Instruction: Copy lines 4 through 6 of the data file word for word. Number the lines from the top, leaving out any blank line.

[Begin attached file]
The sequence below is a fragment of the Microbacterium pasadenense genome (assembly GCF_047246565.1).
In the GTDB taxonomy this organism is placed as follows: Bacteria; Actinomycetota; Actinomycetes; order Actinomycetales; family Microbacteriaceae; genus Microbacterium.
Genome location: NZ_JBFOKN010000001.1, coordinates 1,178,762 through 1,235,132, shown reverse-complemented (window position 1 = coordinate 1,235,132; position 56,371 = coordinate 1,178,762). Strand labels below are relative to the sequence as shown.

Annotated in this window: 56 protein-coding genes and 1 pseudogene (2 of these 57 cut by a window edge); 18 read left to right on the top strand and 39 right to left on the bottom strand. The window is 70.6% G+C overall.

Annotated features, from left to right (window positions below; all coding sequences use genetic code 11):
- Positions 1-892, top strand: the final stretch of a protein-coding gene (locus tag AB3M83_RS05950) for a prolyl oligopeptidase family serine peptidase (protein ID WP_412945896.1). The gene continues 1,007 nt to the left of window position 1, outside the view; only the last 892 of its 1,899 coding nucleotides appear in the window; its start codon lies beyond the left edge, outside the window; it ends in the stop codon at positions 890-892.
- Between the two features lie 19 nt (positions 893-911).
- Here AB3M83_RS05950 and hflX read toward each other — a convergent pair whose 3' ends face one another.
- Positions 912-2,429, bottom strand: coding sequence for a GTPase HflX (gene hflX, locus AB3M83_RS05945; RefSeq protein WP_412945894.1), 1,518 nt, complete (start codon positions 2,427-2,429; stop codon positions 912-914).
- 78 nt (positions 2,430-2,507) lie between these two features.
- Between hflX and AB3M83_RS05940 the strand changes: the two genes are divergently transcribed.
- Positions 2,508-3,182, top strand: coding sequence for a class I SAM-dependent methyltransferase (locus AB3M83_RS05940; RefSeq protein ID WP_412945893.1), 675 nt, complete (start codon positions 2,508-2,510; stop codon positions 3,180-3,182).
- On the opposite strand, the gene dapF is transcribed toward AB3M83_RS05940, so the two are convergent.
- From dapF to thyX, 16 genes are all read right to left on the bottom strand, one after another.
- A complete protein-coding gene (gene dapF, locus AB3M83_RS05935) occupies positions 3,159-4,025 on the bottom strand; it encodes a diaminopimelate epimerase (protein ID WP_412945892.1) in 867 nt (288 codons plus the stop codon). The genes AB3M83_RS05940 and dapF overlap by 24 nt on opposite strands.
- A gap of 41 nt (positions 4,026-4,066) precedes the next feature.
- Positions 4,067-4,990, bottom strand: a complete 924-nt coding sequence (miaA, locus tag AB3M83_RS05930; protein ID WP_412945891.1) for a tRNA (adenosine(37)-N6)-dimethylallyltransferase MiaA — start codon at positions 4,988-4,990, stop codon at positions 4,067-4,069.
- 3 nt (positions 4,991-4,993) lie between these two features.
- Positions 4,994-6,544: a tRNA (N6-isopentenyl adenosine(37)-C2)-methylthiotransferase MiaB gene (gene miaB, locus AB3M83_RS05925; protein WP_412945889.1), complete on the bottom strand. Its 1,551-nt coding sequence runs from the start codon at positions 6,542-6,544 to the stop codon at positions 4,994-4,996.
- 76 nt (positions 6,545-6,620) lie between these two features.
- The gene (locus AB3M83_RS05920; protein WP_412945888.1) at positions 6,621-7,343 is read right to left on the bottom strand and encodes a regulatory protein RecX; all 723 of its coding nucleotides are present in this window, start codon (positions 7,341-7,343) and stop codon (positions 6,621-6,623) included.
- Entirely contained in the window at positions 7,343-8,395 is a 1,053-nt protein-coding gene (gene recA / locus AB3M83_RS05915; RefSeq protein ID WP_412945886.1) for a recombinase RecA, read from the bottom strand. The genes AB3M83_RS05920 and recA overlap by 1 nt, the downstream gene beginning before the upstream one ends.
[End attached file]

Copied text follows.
Annotated in this window: 56 protein-coding genes and 1 pseudogene (2 of these 57 cut by a window edge); 18 read left to right on the top strand and 39 right to left on the bottom strand. The window is 70.6% G+C overall.

Annotated features, from left to right (window positions below; all coding sequences use genetic code 11):
- Positions 1-892, top strand: the final stretch of a protein-coding gene (locus tag AB3M83_RS05950) for a prolyl oligopeptidase family serine peptidase (protein ID WP_412945896.1). The gene continues 1,007 nt to the left of window position 1, outside the view; only the last 892 of its 1,899 coding nucleotides appear in the window; its start codon lies beyond the left edge, outside the window; it ends in the stop codon at positions 890-892.